Google is restricting some Microsoft Edge users from watching YouTube videos. Pexels

Google is blocking Microsoft Edge users, who have the "strict" tracking protection mode enabled, from watching YouTube videos. These users have no option but to turn off the Edge browser's tracking protection mode if they want to continue watching YouTube videos.

The Google-owned online video-sharing platform has been sparing no effort to block ad-blockers lately. In line with this, YouTube is reportedly prepping to introduce a three-strike policy for viewers who use ad blockers.

YouTube's anti ad-block feature is an experiment, which was first spotted by a Reddit user back in May. However, a considerable number of users have now started seeing warnings and a pop-up message that blocks YouTube playback unless the adblockers have been turned off.

Google is blocking Microsoft Edge users

The folks at Windows Latest conducted tests that confirmed that Google is restricting certain YouTube users who have Microsoft Edge's powerful tracking protection mode called "strict" on.

Notably, Microsoft Edge is the default browser of the Windows 11 operating system. The browser boasts a tracking prevention feature that protects its users from online tracking.

Apparently, it limits the tracking ability of Google and other companies. Microsoft says the Strict model could have minimal impact on "content and ads". Several users using the strict mode of this protection feature of Edge claim they are blocked from viewing YouTube videos.

However, this understandably doesn't seem to affect everyone, given that Microsoft claims the feature has minimal impact on ads. If you see the YouTube adblocker pop-up, simply turn off the tracking protection in Edge to resume video playback.

Alternatively, you can switch to the default "Balanced" mode to start viewing YouTube videos again. There are no prizes for guessing that Google doesn't want any browser to block ad requests.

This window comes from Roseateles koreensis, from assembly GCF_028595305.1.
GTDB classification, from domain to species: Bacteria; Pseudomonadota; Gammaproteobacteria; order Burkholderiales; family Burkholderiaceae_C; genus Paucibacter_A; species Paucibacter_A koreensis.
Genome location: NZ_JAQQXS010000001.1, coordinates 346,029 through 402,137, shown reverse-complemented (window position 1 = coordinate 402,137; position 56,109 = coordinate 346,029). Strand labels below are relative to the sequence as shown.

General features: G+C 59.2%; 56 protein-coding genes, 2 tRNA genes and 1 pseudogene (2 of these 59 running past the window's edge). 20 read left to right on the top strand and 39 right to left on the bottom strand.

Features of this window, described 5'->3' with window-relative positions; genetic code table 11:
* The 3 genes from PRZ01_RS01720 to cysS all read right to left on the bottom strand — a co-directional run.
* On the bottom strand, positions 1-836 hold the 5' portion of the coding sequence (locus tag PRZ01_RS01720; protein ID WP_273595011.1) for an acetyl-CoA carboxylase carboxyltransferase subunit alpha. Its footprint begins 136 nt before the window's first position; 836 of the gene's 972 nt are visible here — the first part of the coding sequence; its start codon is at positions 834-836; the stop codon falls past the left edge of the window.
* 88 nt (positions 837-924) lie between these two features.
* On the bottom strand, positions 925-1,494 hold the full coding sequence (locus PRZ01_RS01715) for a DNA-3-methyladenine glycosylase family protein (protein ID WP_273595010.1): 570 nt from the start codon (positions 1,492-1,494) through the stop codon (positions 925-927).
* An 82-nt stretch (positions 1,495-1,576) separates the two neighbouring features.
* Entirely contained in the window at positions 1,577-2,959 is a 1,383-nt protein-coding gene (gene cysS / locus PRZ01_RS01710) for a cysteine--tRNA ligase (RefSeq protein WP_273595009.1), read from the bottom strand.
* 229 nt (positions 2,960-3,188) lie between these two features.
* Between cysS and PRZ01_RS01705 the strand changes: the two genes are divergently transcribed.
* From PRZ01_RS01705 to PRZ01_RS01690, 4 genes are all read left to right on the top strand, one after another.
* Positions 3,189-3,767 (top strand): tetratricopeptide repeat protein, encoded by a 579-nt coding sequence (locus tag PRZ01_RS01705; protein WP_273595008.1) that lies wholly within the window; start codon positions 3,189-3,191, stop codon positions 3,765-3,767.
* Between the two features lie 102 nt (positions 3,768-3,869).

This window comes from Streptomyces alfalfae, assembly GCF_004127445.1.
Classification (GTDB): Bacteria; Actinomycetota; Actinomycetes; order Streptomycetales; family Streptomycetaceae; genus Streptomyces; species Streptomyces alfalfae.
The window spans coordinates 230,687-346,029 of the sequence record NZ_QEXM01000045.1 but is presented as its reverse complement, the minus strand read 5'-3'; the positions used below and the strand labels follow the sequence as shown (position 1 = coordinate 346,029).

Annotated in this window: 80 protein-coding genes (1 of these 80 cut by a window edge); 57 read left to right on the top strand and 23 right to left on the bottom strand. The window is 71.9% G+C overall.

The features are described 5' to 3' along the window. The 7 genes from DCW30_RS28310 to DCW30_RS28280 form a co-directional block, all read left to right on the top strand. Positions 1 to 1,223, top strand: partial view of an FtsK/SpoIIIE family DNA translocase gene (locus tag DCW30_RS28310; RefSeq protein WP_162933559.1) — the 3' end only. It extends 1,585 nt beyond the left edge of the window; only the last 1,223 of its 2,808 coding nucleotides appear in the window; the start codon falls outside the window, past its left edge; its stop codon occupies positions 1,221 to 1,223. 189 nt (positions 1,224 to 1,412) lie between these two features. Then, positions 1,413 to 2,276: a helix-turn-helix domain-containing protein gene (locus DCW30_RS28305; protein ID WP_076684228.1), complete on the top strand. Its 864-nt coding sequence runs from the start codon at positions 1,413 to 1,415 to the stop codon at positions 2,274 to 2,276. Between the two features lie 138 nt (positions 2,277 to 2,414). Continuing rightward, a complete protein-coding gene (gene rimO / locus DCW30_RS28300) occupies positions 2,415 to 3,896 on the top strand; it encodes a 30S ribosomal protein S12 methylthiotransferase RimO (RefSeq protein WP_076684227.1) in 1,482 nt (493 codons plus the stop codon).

When ad requests are blocked, you will see the YouTube adblocker pop-up. The message that appears on Edge's strict mode reads: "Ad blockers violate YouTube's Terms of Service".

Google says its standpoint on this matter is transparent. The American tech behemoth argues:

  • Advertisements enable global access to YouTube.
  • For an ad-free experience, users can opt for YouTube Premium, ensuring content creators are still remunerated.
  • Advertisements enable global access to YouTube.

In other words, you can either allow YouTube ads or purchase YouTube Premium. Microsoft Edge offers three distinct levels of tracking prevention that you can toggle between by heading straight to edge://settings/privacy.

Edge has 3 protection modes, Basic, Balanced (Default) and Strict.

Basic: This mode is ideal for those who aren't worried about web tracking and do not mind tailored ads. The primary function of this mode is to thwart harmful trackers, rather than blocking ads.

Balanced: This is the default state of tracking protection in the Edge browser. However, this mode doesn't block ads on YouTube. It is ideal for users who prefer fewer personalised ads and like minimal disruption while surfing the web.

Strict: The Strict mode is considered the pinnacle of tracking prevention, which makes it ideal for privacy enthusiasts. While this mode has minimal impact on ads, it will probably block ads or trigger YouTube alerts.

However, it is worth noting that Microsoft Edge's strict tracking protection does not block all ads. It only blocks those ads that may appear to be tracking the user.

YouTube triggers the alert when it detects ad requests are being blocked through any medium. So, you'd either need to turn off tracking protection on Microsoft Edge or use the default "balanced" setting.

What other changes are coming to Google services?

According to an earlier report, Google is testing an online game offering for YouTube. Aside from this, Google is adding a new default sign-in option for personal Google accounts. To recap, the company rolled out support for passkeys earlier this year.

Now, the search giant is offering passkeys as the default sign-in option across all personal accounts. So, you will not have to enter your Google password or rely on 2SV (two-step verification) to sign into your account.

in its latest blog post, Google noted that those who haven't set up passkeys yet will start seeing prompts to create and use them when they try to sign into their account.